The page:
Multimodal investigations of brain function suggest that anatomical networks involved in modulating highly complex inherited or tightly-regulated physiological functions in humans may underlie RE pathogenesis (24).
Mutation (Q555X) of the X-linked SYN1 gene that encodes a neuronal phosphoprotein synapsin I has been reported in patients with inherited reflex seizures that can be triggered by bathing, nail clipping, and face-rubbing, with potential epileptogenic network involving the temporo-insular region (25). Mutation of this particular gene (SYN1), albeit a different type of mutation, was identified in this study and was found to be correlated with toothbrushing epilepsy. It was recognized that shadow brushing was not able to induce the seizure (6), thus toothbrushing was deemed as a somatosensory rather than movement stimulus. Interestingly, oral and pharyngeal somatosensory inputs have been shown to have bilateral projections to the insular and frontal opercular cortex (26), which is close to the temporal-insular network associated with bathing induced reflex seizure.
Of note, the SYN1 c.1807C>T (p.Q603Ter) nonsense mutation has not been reported in the literature (27–29), and there were no records of it in the 1000G, EVS, ExAC, gnomAD, and HGMD databases prior to this study.
Considering the role of the SYN1 protein in modulating synaptic homeostasis, neurotransmission, neuronal development, synaptogenesis, maintenance of mature synapses, and neuronal plasticity (30), its implication in toothbrushing epilepsy was not surprising.
SYN1 gene mutation can result in either a nonfunctional truncated protein or degradation of the messenger RNA (mRNA) before it can be translated. All three affected men in the family in this study were hemizygous for the SYN1 c.1807C>T (p.Q603Ter) nonsense mutation, suggesting an association between the SYN1 mutant allele and toothbrushing epilepsy.
Additionally, SYN1 mutation is correlated with variable learning disabilities and behavioral disorders (OMIM #300491) (30, 31). The semiology for these three affected men lacking a functional SYN1 protein was varied. Unlike the proband and his elder maternal uncle, the proband's younger maternal uncle had no history of toothbrushing epilepsy. However, he had learning disabilities and exhibited aggressive behavior. The relationship between the clinical phenotype and genetic etiology of epilepsy is complex and poorly understood. There are numerous forms of SYN1-related epilepsy including X-linked epilepsy with variable learning disabilities and behavior disorders, bathing epilepsy, hot water epilepsy that may involve GTCS and/or focal unaware seizures, with no fixed age of seizure onset or termination (32). The variable phenotypes observed among the affected family members may be attributed to environmental influences.
We employed the WES technique in the present study as it is a rapid and powerful approach for characterizing the genetic etiology of many diseases. A limitation of this study is the lack of functional evaluation, which we were unable to perform due to technical limitations. Nonetheless, we aim to perform these experiments in future follow-up studies if circumstances permit.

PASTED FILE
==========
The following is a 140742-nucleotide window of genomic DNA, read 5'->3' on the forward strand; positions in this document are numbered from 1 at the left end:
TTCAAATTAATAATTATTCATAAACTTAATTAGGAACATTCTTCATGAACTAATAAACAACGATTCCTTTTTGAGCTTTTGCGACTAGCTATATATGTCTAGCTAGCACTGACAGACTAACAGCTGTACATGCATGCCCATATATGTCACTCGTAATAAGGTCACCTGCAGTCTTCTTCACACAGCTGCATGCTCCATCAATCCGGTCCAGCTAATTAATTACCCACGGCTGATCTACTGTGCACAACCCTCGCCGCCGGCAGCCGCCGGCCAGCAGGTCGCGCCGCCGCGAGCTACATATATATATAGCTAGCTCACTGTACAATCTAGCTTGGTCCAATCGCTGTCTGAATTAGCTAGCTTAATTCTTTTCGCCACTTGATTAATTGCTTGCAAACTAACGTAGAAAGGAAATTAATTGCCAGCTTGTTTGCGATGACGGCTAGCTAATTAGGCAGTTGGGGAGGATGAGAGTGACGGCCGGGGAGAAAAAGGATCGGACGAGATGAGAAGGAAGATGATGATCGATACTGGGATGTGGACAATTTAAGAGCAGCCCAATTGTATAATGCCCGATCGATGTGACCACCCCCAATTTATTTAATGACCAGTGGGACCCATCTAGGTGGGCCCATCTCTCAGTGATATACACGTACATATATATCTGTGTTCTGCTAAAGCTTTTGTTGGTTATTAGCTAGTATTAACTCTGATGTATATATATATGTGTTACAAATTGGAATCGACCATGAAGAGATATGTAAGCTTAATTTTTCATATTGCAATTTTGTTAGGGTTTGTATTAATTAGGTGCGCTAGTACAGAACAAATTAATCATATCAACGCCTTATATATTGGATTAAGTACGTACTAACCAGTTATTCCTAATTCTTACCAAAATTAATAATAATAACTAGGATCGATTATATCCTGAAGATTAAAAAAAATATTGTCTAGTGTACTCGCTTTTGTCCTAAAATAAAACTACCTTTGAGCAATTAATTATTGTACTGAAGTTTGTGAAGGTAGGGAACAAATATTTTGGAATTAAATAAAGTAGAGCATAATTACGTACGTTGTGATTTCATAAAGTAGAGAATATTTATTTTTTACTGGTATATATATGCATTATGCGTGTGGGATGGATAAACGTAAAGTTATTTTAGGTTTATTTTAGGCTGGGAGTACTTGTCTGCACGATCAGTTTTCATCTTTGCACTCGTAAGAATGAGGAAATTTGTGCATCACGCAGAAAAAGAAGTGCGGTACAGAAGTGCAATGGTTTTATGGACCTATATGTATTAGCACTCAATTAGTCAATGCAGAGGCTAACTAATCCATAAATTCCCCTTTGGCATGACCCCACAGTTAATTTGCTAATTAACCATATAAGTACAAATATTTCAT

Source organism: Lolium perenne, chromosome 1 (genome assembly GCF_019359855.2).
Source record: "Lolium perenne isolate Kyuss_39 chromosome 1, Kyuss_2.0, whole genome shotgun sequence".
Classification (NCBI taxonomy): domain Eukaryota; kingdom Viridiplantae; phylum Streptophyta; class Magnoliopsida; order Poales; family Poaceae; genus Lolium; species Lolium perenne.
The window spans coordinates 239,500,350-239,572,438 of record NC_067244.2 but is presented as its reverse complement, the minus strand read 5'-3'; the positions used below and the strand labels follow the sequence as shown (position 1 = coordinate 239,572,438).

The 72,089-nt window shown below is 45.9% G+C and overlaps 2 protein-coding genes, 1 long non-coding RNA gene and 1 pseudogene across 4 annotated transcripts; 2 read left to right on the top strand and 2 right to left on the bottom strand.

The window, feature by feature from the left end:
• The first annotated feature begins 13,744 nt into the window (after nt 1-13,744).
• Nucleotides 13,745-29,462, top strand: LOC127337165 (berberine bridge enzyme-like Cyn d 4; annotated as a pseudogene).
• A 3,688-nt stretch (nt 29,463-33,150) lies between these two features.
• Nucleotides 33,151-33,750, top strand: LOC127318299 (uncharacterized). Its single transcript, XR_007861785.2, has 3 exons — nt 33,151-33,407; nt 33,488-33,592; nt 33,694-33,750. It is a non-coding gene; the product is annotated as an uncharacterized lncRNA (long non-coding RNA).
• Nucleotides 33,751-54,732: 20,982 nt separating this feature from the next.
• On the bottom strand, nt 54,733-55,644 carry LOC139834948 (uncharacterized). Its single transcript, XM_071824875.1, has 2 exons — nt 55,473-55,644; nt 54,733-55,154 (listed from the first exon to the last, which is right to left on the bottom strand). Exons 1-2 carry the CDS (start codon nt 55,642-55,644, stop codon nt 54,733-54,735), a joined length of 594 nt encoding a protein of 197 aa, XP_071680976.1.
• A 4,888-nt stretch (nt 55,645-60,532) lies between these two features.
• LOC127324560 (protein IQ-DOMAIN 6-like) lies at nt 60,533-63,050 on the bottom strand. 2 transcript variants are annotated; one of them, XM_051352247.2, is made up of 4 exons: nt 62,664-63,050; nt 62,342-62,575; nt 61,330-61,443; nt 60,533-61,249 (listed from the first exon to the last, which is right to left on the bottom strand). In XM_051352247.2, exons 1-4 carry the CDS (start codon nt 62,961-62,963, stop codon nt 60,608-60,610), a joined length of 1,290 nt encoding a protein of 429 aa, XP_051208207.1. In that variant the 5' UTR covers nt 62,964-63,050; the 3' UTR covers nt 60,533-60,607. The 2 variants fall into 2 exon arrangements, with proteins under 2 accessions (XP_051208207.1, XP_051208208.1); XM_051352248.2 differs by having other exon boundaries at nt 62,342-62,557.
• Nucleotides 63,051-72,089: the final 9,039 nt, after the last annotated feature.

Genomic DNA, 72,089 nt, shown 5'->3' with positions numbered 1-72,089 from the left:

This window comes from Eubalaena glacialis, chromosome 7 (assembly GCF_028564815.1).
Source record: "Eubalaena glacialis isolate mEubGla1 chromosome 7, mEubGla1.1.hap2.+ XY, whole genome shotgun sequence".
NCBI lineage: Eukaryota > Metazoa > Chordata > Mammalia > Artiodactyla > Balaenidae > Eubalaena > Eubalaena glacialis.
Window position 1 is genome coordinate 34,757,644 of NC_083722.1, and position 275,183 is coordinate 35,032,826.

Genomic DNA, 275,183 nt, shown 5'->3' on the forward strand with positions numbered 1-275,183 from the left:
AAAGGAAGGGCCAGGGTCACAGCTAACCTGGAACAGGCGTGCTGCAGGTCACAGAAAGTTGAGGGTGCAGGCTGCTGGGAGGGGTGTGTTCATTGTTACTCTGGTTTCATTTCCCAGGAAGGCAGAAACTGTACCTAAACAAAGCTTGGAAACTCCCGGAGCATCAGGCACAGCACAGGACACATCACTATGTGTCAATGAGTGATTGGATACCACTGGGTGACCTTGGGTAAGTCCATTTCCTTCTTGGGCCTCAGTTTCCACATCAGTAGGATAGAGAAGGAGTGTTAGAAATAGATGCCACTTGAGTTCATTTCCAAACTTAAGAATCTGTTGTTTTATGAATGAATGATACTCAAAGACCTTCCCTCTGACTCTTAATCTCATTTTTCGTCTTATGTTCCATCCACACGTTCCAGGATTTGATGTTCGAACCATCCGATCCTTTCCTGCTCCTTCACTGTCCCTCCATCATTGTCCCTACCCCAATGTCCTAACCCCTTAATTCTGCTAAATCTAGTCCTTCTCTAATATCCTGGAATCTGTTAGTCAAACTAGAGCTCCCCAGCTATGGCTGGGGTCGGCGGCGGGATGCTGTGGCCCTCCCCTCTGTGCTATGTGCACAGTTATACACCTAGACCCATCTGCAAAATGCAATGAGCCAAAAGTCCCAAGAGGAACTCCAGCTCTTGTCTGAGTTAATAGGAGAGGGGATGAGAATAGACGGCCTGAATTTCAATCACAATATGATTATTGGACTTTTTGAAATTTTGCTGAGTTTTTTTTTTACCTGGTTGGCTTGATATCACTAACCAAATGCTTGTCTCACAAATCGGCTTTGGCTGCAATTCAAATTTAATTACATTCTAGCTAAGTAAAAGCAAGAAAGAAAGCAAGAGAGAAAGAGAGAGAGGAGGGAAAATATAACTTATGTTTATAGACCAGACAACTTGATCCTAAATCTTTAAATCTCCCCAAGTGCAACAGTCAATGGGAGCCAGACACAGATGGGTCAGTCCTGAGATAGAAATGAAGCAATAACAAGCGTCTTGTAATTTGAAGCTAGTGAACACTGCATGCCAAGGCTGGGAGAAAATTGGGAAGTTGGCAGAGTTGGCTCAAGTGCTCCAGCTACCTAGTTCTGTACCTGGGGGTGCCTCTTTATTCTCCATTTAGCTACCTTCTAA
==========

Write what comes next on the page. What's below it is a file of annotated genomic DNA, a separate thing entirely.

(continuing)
Toothbrushing epilepsy is regarded as a rare disorder with poorly characterized genetic etiology. Here, we found an association between toothbrushing epilepsy and SYN1 gene mutation, and added toothbrushing as another environmental trigger for SYN1-related RE. Our study provides novel insights into the genetic etiology of toothbrushing epilepsy. Furthermore, our analyses suggested the potential of SYN1 nonsense mutation as a candidate biomarker for the diagnosis of toothbrushing epilepsy. Genetic counseling and early prenatal diagnosis of patients with a family history of toothbrushing epilepsy could potentially facilitate family planning decision-making.
Data Availability Statement
The data presented in the study are deposited in the SRA database repository (https://www.ncbi.nlm.nih.gov/sra/PRJNA751964), accession number PRJNA751964.
The studies involving human participants were reviewed and approved by Medical Ethics Committee of the Renmin Hospital of Wuhan University, China. Written informed consent to participate in this study was provided by the participants' legal guardian/next of kin.
QinZ: design the study, collect clinical and genetic data, and write manuscript. JW: genetic analysis, and write the genetic section of the manuscript. LX: collect clinical and EEG data. RL: collect clinical data, and communicate with patients and family members. QiuZ: collect clinical data. SP: design the study, formulate study hypothesis, and communicate with patients and family members. All authors contributed to the article and approved the submitted version.
Conflict of Interest
The authors declare that the research was conducted in the absence of any commercial or financial relationships that could be construed as a potential conflict of interest.
All claims expressed in this article are solely those of the authors and do not necessarily represent those of their affiliated organizations, or those of the publisher, the editors and the reviewers. Any product that may be evaluated in this article, or claim that may be made by its manufacturer, is not guaranteed or endorsed by the publisher.
The Supplementary Material for this article can be found online at: https://www.frontiersin.org/articles/10.3389/fneur.2021.736977/full#supplementary-material
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Keywords: reflex epilepsy, toothbrushing, SYN1 mutation, x-linked inheritance, whole-exome sequencing
Citation: Zhou Q, Wang J, Xia L, Li R, Zhang Q and Pan S (2021) SYN1 Mutation Causes X-Linked Toothbrushing Epilepsy in a Chinese Family. Front. Neurol. 12:736977. doi: 10.3389/fneur.2021.736977
Received: 06 July 2021; Accepted: 25 August 2021;
Published: 20 September 2021.
Edited by:Mohd Farooq Shaikh, Monash University, Malaysia
Reviewed by:Hirokazu Oguni, TMG Asaka Medical Center, Japan
Barbara Mostacci, IRCCS Institute of Neurological Sciences of Bologna (ISNB), Italy
Peter Wolf, Independent Researcher, Copenhagen, Denmark
Copyright © 2021 Zhou, Wang, Xia, Li, Zhang and Pan. This is an open-access article distributed under the terms of the Creative Commons Attribution License (CC BY). The use, distribution or reproduction in other forums is permitted, provided the original author(s) and the copyright owner(s) are credited and that the original publication in this journal is cited, in accordance with accepted academic practice. No use, distribution or reproduction is permitted which does not comply with these terms.
*Correspondence: Songqing Pan, firstname.lastname@example.org